Regulation of the aceI multidrug efflux pump gene in Acinetobacter baumannii

Loading next page...
 
/lp/ou_press/regulation-of-the-acei-multidrug-efflux-pump-gene-in-acinetobacter-zBkQjrz5SL
Publisher
Oxford University Press
Copyright
© The Author(s) 2018. Published by Oxford University Press on behalf of the British Society for Antimicrobial Chemotherapy.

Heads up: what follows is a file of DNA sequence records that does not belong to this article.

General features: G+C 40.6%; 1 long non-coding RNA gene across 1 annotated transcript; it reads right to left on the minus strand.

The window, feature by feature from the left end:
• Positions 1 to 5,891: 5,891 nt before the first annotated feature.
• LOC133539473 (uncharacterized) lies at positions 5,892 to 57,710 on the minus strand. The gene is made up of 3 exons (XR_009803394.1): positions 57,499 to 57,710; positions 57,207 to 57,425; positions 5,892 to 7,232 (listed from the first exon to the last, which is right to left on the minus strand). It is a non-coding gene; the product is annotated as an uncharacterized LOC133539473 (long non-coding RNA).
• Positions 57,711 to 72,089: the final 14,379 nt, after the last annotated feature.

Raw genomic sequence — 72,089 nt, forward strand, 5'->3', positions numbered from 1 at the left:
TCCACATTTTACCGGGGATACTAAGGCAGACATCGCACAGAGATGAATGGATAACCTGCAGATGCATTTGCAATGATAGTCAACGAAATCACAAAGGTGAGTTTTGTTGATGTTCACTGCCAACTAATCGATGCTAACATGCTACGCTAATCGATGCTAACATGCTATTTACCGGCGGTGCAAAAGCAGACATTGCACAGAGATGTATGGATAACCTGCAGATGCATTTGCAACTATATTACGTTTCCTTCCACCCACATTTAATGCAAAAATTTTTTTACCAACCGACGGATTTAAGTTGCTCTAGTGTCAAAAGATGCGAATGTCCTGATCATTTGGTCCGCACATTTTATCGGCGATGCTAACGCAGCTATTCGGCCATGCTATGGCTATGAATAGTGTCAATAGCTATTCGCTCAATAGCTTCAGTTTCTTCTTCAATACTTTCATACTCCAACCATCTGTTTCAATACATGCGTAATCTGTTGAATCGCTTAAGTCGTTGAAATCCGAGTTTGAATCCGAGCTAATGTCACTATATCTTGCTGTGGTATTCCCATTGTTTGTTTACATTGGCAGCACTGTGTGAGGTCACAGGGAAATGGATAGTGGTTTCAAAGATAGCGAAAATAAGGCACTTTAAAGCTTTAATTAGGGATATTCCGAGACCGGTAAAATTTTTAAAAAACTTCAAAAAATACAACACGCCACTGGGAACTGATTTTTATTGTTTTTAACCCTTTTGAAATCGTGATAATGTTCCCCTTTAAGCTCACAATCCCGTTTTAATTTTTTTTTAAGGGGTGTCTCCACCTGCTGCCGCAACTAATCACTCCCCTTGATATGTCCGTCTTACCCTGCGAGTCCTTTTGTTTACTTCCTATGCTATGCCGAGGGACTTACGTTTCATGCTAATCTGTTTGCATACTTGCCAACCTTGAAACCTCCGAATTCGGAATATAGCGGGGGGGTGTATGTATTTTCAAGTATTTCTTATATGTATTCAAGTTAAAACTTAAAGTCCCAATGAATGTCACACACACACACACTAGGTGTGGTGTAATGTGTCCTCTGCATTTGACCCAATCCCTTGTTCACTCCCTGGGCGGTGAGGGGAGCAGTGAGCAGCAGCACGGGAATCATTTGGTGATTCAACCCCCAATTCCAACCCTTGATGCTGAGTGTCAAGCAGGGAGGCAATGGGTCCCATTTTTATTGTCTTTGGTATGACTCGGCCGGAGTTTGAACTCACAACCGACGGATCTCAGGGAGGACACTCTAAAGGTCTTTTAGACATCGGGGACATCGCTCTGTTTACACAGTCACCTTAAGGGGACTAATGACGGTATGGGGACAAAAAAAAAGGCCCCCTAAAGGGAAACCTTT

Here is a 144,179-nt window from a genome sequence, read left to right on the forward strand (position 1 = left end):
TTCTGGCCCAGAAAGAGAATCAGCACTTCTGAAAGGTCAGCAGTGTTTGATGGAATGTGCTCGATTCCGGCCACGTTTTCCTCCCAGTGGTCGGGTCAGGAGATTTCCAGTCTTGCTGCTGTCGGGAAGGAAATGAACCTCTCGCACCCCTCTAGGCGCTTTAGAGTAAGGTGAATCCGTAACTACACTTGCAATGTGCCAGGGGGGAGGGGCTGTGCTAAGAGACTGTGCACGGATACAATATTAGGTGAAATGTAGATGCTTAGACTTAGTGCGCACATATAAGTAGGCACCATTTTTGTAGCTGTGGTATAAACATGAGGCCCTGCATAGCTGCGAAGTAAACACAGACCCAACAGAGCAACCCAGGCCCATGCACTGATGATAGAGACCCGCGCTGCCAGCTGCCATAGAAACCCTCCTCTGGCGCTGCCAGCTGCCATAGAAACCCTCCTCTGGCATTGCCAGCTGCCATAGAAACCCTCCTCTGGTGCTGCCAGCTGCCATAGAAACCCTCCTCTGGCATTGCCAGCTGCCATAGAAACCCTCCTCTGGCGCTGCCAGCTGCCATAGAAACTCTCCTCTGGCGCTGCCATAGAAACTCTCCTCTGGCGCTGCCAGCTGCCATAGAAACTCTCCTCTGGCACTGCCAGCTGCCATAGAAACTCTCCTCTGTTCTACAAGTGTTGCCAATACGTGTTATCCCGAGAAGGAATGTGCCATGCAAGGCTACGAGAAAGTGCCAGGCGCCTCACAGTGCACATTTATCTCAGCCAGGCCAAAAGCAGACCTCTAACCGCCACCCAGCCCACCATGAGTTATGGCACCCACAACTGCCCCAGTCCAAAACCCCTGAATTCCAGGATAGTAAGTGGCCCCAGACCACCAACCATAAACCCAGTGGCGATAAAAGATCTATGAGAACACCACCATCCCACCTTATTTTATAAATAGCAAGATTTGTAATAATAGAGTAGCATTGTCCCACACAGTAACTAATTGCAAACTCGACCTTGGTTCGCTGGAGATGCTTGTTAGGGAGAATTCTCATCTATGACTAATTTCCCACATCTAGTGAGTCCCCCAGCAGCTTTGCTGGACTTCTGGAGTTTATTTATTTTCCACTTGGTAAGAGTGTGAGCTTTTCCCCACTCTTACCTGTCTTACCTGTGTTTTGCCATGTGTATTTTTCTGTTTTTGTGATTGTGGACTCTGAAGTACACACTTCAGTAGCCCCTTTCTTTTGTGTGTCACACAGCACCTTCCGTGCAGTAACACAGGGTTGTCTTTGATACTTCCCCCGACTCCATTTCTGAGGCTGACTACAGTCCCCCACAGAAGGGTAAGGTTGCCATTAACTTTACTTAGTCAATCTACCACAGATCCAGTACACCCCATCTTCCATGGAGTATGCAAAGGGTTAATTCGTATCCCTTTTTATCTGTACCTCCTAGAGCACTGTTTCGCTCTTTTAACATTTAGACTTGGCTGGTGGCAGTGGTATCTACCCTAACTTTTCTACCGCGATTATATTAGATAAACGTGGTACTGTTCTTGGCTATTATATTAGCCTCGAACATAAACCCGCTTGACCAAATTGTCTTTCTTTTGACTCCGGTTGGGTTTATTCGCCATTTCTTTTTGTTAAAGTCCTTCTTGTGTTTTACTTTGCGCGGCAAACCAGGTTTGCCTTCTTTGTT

ISSN
0305-7453
eISSN
1460-2091
D.O.I.
10.1093/jac/dky034
Publisher site
See Article on Publisher Site

Abstract